Had my 3 hives since 2014 and left all honey for them over winter of 2014. They were fine and over-wintered well. All survived winter of 2015 but were robbed in March 2015 during warm spell. LCBA meetings are too far and at night. I would LOVE to have a knowledgeable mentor in my area. I am hoping to re colonize with feral swarms, or swarm from neighbor who has 10+ hives. Didn’t have robbing until they moved in. I cleaned and charred all parts of hive boxes and have one screened bottom board, so far. Each box has drawn comb, albeit void of any honey. I want to get going again. Too expensive to buy bees. Thanks for this survey.
RESPONSE – Bees can be expensive. Some years swarms will be plentiful and they are good to restock hive with. Robbing is a problem – last year we did see more of it. Too many bees in one area, or one apiary, might be a factor. With neighbor bees and your own you are likely correct to assume it was perhaps why robbing got started in your colonies. Very difficult to control once it starts. You might contact officer of local group to see if they have someone to recommend as a mentor. We do not have enough for sure. Trust you are able to capture some swarms to reestablish your hives.
I teach Sustainable living Classes …and… took up Bee keeping in 2013 and bought Italians from Portland and tried to run a top Bar hive with no Beekeeping experience, I lost all my bees the year to a severe Varroa Mite infestation, I then had to find and pay a beekeeping teacher and started on the basic fundamentals using a Langstroth hive, IN short Not being plugged into a community is hard and there are so many variations of Beekeeping that make being a beginner very difficult.
RESPONSE: I agree that a mentor can make the starting and success with bees much better. Good luck this season.
I want to clarify, because the required options didn’t quite fit. My queen/hive was brought to me by a mentor, and I don’t actually know where it originated. Because it was brought (caught?) late in the season, about May, we decided not to bother the bees much. They filled one Warre box with comb before the cold weather set in, so I removed the second empty box. We also gave them a couple of sugar-water feedings due to the drought and early expiration of blooming flowers in the neighborhood. By spring we discovered no living bees in the hive. Lots of honey stores, almost no brood, and the few dead bees clustered together (to keep warm?). My mentor inspected, and we posted photos on the PUB page that were reviewed by several experienced beekeepers. The consensus was that the hive failed because of a combination of late-season transfer and varroa. As a result I currently have no active hive.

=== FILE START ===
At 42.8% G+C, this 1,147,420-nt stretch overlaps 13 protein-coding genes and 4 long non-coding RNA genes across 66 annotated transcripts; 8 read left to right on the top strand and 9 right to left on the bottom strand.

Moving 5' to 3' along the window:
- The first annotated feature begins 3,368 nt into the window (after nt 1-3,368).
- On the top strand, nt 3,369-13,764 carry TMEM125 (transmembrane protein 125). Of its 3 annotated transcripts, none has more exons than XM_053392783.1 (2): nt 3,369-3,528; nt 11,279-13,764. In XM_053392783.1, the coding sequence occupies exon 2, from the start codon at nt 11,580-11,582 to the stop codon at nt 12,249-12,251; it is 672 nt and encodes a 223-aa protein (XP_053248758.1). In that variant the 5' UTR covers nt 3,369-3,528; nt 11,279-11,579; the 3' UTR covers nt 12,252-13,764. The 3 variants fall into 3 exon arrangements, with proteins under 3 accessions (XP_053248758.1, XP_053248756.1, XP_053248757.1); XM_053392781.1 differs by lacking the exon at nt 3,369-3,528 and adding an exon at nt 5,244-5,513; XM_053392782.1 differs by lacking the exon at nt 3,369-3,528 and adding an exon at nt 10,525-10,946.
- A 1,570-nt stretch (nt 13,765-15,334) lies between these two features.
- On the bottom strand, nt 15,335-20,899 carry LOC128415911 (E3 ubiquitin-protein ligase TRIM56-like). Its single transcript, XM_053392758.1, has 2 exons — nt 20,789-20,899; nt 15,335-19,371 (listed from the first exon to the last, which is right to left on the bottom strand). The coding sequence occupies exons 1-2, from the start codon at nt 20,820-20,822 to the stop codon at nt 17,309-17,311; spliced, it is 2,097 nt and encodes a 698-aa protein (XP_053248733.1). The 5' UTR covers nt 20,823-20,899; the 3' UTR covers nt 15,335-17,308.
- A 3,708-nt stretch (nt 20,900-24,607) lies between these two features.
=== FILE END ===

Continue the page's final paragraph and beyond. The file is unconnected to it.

RESPONSE: A Warré hive is not meant for extensive manipulation. We expect heavier losses of Warré hives when we keep our American mutt (Italian) bees in them.. SO in the survey you could leave the origination blank (since you did not know where your mentor got it originally) but indicated 1 Warré hive lost over winter. Under the feeding questions you would click on sugar water. When we do the forensics on a dead hive, we might eliminate some possibilities but still have more than one probable winter loss option – the suggestions of late season transfer and varroa are good guesses. You would check varroa or under option, list the two possibilities on that line.
The survey doesn’t give an option for “I would like to…” in the question about what things have helped us. As it’s only April and we’re just starting beekeeping this year, we’re still trying to find beekeeping mentors, classes that actually fit our schedules, and other local resources, so would love to be able to indicate interest in those things 😉
RESPONSE: The last open section is exactly for your adding something like “I would like to….” Please consider adding that information. Most short courses/classes on bees are in Feb and March – there will be very few for rest of the year….and those that will be offered are often for more advance beekeepers (such as courses on queen rearing, our Journey courses in the OR Master Beekeeper program). Courses are offered early in the year so beekeepers can start this year. What is still available however are the monthly meetings of the bee associations. Many have an open Q&A session so you can ask an expert – some have a meeting before the meeting to get questions answered. Check out the OR State beekeepers site orsba.org for the nearest local group to where you live.